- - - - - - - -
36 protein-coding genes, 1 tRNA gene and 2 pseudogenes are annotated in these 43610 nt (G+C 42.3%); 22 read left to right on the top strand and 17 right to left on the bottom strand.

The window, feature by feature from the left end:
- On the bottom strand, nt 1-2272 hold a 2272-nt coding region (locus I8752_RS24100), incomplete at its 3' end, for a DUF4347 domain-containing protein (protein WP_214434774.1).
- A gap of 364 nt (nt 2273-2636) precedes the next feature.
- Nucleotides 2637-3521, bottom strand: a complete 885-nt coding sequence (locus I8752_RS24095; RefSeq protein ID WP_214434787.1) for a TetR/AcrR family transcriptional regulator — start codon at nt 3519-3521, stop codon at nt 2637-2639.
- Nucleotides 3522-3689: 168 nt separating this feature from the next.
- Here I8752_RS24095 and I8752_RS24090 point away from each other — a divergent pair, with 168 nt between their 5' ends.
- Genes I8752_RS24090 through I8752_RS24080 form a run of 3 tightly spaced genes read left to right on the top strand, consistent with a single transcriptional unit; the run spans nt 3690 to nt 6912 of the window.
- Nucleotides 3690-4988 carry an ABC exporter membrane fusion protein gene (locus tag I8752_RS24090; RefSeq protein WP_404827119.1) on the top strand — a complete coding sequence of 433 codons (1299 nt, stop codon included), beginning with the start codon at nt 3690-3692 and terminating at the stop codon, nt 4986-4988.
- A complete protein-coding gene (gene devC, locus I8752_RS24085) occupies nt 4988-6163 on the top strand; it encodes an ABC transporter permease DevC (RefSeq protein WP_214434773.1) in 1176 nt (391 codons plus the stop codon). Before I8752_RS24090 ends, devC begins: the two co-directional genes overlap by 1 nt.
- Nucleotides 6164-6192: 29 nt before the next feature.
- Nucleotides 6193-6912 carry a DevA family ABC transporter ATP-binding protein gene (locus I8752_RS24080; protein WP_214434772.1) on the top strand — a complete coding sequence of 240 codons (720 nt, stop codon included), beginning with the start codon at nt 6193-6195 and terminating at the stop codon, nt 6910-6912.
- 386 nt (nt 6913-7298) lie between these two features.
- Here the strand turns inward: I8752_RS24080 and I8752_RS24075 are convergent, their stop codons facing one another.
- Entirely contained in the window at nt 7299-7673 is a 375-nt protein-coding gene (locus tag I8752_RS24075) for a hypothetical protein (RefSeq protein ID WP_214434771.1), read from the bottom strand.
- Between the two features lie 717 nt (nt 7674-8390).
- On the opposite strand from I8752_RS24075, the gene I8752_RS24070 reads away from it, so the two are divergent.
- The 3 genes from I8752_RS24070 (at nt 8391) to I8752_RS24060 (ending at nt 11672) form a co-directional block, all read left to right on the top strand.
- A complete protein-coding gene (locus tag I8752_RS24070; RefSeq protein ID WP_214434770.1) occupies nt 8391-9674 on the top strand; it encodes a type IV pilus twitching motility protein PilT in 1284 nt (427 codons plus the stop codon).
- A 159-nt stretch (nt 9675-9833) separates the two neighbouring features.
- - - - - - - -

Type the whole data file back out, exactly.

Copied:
36 protein-coding genes, 1 tRNA gene and 2 pseudogenes are annotated in these 43610 nt (G+C 42.3%); 22 read left to right on the top strand and 17 right to left on the bottom strand.

The window, feature by feature from the left end:
- On the bottom strand, nt 1-2272 hold a 2272-nt coding region (locus I8752_RS24100), incomplete at its 3' end, for a DUF4347 domain-containing protein (protein WP_214434774.1).
- A gap of 364 nt (nt 2273-2636) precedes the next feature.
- Nucleotides 2637-3521, bottom strand: a complete 885-nt coding sequence (locus I8752_RS24095; RefSeq protein ID WP_214434787.1) for a TetR/AcrR family transcriptional regulator — start codon at nt 3519-3521, stop codon at nt 2637-2639.
- Nucleotides 3522-3689: 168 nt separating this feature from the next.
- Here I8752_RS24095 and I8752_RS24090 point away from each other — a divergent pair, with 168 nt between their 5' ends.
- Genes I8752_RS24090 through I8752_RS24080 form a run of 3 tightly spaced genes read left to right on the top strand, consistent with a single transcriptional unit; the run spans nt 3690 to nt 6912 of the window.
- Nucleotides 3690-4988 carry an ABC exporter membrane fusion protein gene (locus tag I8752_RS24090; RefSeq protein WP_404827119.1) on the top strand — a complete coding sequence of 433 codons (1299 nt, stop codon included), beginning with the start codon at nt 3690-3692 and terminating at the stop codon, nt 4986-4988.
- A complete protein-coding gene (gene devC, locus I8752_RS24085) occupies nt 4988-6163 on the top strand; it encodes an ABC transporter permease DevC (RefSeq protein WP_214434773.1) in 1176 nt (391 codons plus the stop codon). Before I8752_RS24090 ends, devC begins: the two co-directional genes overlap by 1 nt.
- Nucleotides 6164-6192: 29 nt before the next feature.
- Nucleotides 6193-6912 carry a DevA family ABC transporter ATP-binding protein gene (locus I8752_RS24080; protein WP_214434772.1) on the top strand — a complete coding sequence of 240 codons (720 nt, stop codon included), beginning with the start codon at nt 6193-6195 and terminating at the stop codon, nt 6910-6912.
- 386 nt (nt 6913-7298) lie between these two features.
- Here the strand turns inward: I8752_RS24080 and I8752_RS24075 are convergent, their stop codons facing one another.
- Entirely contained in the window at nt 7299-7673 is a 375-nt protein-coding gene (locus tag I8752_RS24075) for a hypothetical protein (RefSeq protein ID WP_214434771.1), read from the bottom strand.
- Between the two features lie 717 nt (nt 7674-8390).
- On the opposite strand from I8752_RS24075, the gene I8752_RS24070 reads away from it, so the two are divergent.
- The 3 genes from I8752_RS24070 (at nt 8391) to I8752_RS24060 (ending at nt 11672) form a co-directional block, all read left to right on the top strand.
- A complete protein-coding gene (locus tag I8752_RS24070; RefSeq protein ID WP_214434770.1) occupies nt 8391-9674 on the top strand; it encodes a type IV pilus twitching motility protein PilT in 1284 nt (427 codons plus the stop codon).
- A 159-nt stretch (nt 9675-9833) separates the two neighbouring features.